“Let’s have an honest conversation about cannabis,” wrote Texas Agriculture Commissioner Sid Miller in an editorial last Friday. He called for the state to loosen its drug laws to allow more people to use marijuana as medicine.
Miller is urging Texas leaders to reform the state’s current marijuana laws, which he compared to the alcohol prohibition laws of the 1920s.
“It is time for all of us, including the Governor, members of the Texas Legislature and others to come together and set aside our political differences to have an honest conversation about cannabis: where we have been, where we are going and what role government should properly play,” Miller said.
This is not the first time Miller has advocated for expanding legal access to cannabis. According to The Houston Chronicle, in 2020 he made a similar statement, not long after the passage of a state law that legalized hemp products that contain low levels of THC, the psychoactive compound in marijuana.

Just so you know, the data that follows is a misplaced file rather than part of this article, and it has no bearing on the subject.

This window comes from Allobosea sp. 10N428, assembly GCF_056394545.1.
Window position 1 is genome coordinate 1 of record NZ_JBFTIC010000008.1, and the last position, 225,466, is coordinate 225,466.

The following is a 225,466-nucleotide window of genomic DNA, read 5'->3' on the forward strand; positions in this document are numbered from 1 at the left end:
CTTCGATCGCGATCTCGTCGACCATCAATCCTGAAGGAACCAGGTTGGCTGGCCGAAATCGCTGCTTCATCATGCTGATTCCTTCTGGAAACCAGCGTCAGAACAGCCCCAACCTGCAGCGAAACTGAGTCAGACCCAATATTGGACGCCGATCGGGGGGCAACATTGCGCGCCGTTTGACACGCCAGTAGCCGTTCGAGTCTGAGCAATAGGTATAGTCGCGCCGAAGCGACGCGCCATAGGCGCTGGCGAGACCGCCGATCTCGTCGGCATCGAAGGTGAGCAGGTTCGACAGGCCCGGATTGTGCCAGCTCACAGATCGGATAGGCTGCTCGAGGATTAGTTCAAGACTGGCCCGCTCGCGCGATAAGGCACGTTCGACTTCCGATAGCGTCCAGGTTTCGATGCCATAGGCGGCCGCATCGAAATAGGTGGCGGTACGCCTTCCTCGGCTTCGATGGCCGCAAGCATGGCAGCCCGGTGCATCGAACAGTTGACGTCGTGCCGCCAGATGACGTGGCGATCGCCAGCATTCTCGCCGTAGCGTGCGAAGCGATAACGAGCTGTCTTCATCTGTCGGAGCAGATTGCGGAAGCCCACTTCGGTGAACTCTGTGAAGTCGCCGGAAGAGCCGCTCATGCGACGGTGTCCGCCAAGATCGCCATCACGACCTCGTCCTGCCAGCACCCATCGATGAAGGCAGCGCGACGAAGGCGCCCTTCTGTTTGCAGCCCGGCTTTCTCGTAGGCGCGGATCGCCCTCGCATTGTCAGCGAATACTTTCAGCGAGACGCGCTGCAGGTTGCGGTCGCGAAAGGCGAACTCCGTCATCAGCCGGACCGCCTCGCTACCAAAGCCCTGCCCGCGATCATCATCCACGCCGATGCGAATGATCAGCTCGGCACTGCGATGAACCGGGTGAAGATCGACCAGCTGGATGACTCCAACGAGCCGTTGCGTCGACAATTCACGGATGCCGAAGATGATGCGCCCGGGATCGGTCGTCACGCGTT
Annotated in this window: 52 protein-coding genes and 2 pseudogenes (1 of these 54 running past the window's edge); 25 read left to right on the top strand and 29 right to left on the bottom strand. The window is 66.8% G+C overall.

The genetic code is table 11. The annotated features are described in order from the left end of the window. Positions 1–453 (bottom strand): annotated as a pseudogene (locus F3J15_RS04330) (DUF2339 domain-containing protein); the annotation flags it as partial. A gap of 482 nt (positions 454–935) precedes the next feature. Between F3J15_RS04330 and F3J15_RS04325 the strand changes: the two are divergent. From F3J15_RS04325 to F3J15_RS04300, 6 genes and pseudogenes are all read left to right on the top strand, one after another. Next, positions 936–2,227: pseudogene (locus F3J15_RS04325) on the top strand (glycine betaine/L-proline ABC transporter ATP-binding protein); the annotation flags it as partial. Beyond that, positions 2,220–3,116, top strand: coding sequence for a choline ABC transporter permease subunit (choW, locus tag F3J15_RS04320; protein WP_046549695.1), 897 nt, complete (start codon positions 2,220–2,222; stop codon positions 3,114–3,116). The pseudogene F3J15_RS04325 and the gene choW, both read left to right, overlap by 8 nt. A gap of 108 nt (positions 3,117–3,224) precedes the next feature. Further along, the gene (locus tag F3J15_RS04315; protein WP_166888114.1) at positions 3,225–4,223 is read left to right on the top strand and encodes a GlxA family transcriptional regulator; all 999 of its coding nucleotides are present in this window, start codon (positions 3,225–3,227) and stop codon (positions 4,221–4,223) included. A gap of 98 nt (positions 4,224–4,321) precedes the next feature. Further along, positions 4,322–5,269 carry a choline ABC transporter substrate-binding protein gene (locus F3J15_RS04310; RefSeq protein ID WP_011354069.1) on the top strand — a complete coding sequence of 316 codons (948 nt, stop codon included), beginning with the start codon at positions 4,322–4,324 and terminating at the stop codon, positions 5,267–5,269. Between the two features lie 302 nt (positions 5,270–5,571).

In his editorial, Miller said that he wanted state laws changed so that “so that every Texan with a medical need has access to these medicines.”
He points out that 39 states have legalized marijuana for medical uses and 18 states have legalized commercial cannabis sales completely.
“While I am not sure that Texas is ready to go that far, I have seen firsthand the value of cannabis as medicine to so many Texans,” he wrote.
Miller, who has been agriculture commissioner since 2014, in March won the Republican primary for agriculture commissioner and is set to face Democrat Susan Hays in the November general election.
Hays, Miller’s Democratic opponent, is a lawyer and longtime advocate on marijuana reforms. She said Miller’s op-ed didn’t appear to go as far as her position on the issue.
“If you de-criminalize, without legalizing and regulating, what do you get? An unregulated market” Hays said. “You get Oklahoma. That’s not a good idea.”
Oklahoma legalized medical marijuana in 2018. Light regulations in the state led to a sudden boom in marijuana growth operations there. According to Politico Magazine, authorities in the Sooner State have said criminal organizations are taking advantage of Oklahoma’s lax rules to establish growing operations there.